Within weeks of war being declared, Wolfgang Fischer had volunteered to join the Luftwaffe and spent nearly five of the succeeding six years of hostilities in uniform. During this time, he was given a succession of postings varying from a long-range recce unit; as a decoder in a met office in occupied France; to a bomber squadron; and as a flying instructor, before joining a squadron of the famous Richthofen Geschwader in Italy, from where he was shot down in his FW 190 by Mustangs en route to Normandy. By now a Leutnant, he survived to fly offensive rocket attacks over Gold Beach on D-Day, only to be shot down again on D + 1, and captured and sent first to a hospital in the UK, then into captivity in the USA. He was finally repatriated in April 1946. Expertly translated and edited by John Weal, this is a worthy accompaniment to Norbert Hannigs Luftwaffe Fighter Ace (9781911667223) also available in paperback. AUTHOR: Wolfgang Fischer (11 December 1888 - 1 February 1943) was a German career military officer and panzer commander in World War II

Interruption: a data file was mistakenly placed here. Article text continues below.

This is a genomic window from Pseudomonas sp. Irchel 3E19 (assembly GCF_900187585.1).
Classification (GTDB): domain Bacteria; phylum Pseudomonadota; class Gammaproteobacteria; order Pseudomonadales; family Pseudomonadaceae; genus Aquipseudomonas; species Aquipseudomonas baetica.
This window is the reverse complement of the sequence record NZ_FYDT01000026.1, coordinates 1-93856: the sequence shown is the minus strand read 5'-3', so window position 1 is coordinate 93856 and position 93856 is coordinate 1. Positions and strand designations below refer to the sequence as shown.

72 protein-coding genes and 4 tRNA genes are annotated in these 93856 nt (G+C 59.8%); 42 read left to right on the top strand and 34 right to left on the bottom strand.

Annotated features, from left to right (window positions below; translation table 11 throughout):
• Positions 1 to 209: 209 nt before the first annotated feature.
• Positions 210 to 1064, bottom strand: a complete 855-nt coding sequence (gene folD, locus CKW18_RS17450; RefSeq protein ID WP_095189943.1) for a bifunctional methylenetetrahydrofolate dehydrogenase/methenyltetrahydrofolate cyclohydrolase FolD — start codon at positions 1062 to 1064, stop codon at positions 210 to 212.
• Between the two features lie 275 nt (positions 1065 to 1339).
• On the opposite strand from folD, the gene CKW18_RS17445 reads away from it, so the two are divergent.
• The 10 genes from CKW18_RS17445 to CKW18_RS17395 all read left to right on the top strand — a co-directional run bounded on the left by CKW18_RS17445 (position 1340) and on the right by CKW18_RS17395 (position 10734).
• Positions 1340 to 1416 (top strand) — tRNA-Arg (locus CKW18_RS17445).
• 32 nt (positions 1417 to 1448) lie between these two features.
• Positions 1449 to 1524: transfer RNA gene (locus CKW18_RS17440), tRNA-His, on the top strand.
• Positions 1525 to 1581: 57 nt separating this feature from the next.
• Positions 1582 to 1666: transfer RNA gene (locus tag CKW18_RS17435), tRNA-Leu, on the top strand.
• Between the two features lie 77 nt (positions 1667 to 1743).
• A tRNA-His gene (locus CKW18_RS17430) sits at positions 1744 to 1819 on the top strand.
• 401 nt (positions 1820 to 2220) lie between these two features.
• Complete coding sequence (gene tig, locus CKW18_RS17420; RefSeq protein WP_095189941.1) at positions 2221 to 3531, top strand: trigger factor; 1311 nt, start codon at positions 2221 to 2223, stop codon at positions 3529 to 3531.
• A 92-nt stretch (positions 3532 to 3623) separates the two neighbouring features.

Review: "Entertaining and well-written, giving a valuable insight to the air arm of the Third Reich."-- "World War II - Re-enactors Magazine"
"Fischers description of events ranges from the comic to the tragic."-- "Military Times"
"This is especially well-written and translated."-- "Catholic Herald"
Wolfgang Fischer (11 December 1888 - 1 February 1943) was a German career military officer and panzer commander in World War II